In 1979, Mary-Kay Wilmers cofounded the London Review of Books, and she has been extracting literary works from reluctant writers for more than 50 years. As the 23 essays collected here, attest, Wilmers is also an incisive writer; here are considerations of Joan Didion, Jean Rhys, Alice James, and a 19th-century edition of the Pears' Cyclopaedia, plus thoughts on novel reviewing, mistresses, seduction, and her own experience of parenthood. Underlying all these sparkling, funny essays is a concern with the relation between the genders: the effect men have on women, and the ways in which men frame women's lives.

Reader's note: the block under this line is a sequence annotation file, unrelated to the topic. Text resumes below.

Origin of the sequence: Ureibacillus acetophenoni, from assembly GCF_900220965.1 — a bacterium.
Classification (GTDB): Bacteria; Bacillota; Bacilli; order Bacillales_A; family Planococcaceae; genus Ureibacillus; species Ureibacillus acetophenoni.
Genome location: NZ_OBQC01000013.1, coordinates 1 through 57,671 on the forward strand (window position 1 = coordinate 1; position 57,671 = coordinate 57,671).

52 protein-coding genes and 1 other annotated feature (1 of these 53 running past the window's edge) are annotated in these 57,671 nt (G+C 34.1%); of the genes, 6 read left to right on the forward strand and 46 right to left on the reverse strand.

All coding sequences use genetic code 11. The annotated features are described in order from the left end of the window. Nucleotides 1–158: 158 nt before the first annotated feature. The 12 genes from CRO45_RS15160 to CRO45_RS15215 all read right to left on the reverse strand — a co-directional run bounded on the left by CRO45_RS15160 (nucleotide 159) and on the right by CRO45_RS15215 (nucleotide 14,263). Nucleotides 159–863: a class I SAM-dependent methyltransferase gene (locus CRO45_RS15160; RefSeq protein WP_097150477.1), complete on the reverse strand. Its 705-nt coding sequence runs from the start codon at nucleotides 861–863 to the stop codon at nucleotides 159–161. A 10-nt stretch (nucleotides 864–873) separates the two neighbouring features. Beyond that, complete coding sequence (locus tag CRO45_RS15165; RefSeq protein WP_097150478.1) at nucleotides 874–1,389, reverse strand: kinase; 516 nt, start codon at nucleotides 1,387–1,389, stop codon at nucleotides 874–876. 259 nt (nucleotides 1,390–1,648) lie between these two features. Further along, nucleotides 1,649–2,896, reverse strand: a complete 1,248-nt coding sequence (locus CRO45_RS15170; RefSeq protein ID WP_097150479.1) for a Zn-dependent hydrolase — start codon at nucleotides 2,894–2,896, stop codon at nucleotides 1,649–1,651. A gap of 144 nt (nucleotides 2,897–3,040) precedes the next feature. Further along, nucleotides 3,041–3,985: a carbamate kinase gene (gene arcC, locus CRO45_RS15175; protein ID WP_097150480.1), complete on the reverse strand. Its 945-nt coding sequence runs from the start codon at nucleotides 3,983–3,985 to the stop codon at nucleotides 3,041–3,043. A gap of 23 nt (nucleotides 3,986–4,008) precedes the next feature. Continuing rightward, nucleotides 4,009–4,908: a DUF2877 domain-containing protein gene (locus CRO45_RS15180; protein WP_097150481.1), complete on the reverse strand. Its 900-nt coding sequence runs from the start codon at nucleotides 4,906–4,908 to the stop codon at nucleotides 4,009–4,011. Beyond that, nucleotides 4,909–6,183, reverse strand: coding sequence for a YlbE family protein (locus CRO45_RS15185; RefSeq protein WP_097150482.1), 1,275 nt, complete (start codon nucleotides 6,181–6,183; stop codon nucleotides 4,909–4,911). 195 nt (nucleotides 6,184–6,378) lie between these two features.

"Wilmers has a voice as crisp, clear, and dry as gin, simultaneously amused and wise."—Publishers Weekly